I would wake up, have one second of pure clarity before my legs would start thrashing and would continue to thrash for the next eighteen hours. I would go for walks to ease the pain, but only round the nearest block because I was agoraphobic and only with someone else, I could not be alone, the psychic as well as the physical pain was unbearable.

During this time we could …


High School Reunions – High Anxiety or Settling Old Ghosts to Rest?

Wednesday, June 10th, 2009

Most people at one time or another have to face school reunions. Some with the knowledge of being in the cool group, some with the pride of being in the brainy group and some who weren’t either cool or brainy but who turn up anyway because life has turned out ok.

I’ve got my 30th school reunion coming up but I have this dilemma. In 4th and 5th year high school this girl, Jackie, stopped talking to me because I teased her about a boy she met at a party. I probably overteased her. At least I think that is the reason. She didn’t talk to me for half of 4th year and all of 5th year and it really upset me. I tried to talk to her and asked her friends and they wouldn’t tell me why. I left school and it took me a long time to get over it.

I felt the punishment far exceeded the crime. Hello therapy.

She may or may not be at the St Brigids 30th reunion. She wasn’t at the 10th and wasn’t at the 20th. However facebook has dragged in many people whose whereabouts otherwise would remain a complete mystery. If she is at the 30th what do you think I should do? Should I say hello and be civil or should I just ignore her completely. I was over this but of course school reunions bring up all sorts of unresolved suppressed issues.

The reunion is on the 19th June. I would really appreciate any advice, anecdotes or feelings anyone has over this.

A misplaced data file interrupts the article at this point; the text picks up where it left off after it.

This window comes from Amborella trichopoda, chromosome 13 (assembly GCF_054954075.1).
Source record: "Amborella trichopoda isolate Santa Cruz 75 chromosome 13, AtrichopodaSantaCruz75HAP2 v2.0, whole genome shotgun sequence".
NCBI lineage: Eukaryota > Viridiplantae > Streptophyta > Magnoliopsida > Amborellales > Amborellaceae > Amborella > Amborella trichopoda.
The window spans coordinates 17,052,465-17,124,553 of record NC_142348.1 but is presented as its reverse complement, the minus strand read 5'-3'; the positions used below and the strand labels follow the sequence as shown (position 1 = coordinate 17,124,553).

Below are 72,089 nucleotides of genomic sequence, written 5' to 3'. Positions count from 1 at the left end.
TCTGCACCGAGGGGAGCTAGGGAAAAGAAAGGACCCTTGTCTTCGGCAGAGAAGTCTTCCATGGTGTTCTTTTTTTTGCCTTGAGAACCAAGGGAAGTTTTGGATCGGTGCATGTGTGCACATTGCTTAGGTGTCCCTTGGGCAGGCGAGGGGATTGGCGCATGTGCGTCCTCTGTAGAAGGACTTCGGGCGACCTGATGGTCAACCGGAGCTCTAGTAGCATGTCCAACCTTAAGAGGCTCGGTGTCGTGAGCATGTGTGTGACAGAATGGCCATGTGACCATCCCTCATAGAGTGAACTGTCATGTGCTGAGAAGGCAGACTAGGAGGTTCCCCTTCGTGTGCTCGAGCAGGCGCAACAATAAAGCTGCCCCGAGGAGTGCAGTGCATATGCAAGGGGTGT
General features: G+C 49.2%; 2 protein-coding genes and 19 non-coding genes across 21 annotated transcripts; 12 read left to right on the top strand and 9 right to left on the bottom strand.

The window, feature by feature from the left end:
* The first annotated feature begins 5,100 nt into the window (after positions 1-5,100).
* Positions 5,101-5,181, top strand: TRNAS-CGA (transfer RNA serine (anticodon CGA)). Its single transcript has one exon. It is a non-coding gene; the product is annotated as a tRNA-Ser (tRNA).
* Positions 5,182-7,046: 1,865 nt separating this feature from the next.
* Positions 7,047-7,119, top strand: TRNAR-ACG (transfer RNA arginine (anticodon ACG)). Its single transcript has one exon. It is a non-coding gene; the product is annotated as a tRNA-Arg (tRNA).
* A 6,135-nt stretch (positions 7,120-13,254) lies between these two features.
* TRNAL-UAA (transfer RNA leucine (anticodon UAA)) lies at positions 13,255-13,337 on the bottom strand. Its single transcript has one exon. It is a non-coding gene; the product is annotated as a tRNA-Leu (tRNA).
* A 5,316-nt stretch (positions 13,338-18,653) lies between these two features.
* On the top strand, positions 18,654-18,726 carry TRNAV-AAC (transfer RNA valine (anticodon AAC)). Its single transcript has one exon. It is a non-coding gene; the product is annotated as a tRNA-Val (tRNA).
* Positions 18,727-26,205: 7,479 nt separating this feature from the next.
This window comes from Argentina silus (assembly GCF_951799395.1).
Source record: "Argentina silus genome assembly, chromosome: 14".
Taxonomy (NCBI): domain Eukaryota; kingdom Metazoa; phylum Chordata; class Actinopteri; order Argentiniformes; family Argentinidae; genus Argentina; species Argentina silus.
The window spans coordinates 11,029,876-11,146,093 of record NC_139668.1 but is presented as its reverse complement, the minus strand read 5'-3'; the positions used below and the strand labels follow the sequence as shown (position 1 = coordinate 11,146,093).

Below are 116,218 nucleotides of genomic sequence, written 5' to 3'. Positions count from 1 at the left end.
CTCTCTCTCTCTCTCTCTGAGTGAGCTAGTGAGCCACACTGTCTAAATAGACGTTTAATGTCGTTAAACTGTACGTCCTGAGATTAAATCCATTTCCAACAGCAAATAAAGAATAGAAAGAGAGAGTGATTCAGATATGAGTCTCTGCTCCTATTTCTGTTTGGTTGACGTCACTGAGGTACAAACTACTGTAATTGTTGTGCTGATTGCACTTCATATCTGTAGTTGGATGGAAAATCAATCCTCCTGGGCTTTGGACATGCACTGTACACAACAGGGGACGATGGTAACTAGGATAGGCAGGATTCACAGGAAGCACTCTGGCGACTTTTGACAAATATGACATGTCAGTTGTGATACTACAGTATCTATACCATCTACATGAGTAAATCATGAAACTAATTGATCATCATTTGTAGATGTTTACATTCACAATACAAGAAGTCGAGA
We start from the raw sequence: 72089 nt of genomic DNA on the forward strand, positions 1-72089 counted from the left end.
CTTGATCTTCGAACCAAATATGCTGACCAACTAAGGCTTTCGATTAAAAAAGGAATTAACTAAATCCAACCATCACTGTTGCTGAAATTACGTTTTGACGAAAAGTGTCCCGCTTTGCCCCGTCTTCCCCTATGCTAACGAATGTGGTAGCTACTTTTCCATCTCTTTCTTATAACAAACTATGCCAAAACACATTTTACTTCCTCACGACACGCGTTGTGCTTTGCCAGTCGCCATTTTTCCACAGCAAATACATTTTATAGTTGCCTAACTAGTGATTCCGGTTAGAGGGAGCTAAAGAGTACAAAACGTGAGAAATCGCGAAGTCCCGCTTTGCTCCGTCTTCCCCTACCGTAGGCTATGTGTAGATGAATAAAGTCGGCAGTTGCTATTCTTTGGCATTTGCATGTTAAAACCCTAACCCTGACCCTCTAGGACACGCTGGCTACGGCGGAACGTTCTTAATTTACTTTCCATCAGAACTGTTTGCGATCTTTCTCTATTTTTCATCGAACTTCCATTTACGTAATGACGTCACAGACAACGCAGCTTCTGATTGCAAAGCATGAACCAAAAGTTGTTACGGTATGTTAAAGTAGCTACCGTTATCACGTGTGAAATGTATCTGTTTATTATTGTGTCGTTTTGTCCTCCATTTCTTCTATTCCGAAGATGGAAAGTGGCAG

Catastrophizing

Sunday, June 7th, 2009

Having a car accident or getting mugged and having your handbag stolen is a devastating experience. But sometimes, it’s not just the event, the inconvenience or even the injuries or violence involved that causes overwhelming problems, it’s the personal stuff these incidents can bring up that can surprise and devastate even the most stoic of us.

Although hardly in the same category as a victim of crime or a serious vehicle prang, getting a very low (but still a pass) University mark for an assignment was just as catastrophic for me and brought up many hidden issues and past failings that were brimming under the surface. Low enough for me not to be aware of consciously, but high enough to come quickly to the forefront when something really upset me.

It’s not just a low mark I got, it was something that tapped into every failure in my entire life; my past relationships, weight gain, lack of career choices, jobs that didn’t work out and my shoddy parenting skills. Of course, I was a complete failure and going to fail my degree and never succeed in anything ever again. Most people when failing at something get up, dust themselves off and go about succeeding in something else. I believe what I do is called catastrophizing.

Other people would ring their tutor and get feedback, but for an obsessive/compulsive perfectionist control freak who suffers from on again/off again depression and anxiety, the obvious answer is to call either a suicide hotline or your therapist. And that’s neither an exaggeration nor a bad thing. A good cry, some advice and a sympathetic shoulder can work wonders.

I’m learning rapidly though. I only got my assignment result two hours ago and although I’ve run the gauntlet of many conflicting emotions, I’m now ok. I am not my University mark.

I know this is small potatoes compared to world peace and ending hunger. I know other people have bigger problems than I will ever have. I also know that I am studying to get into the therapy industry but unless the life I …


Therapy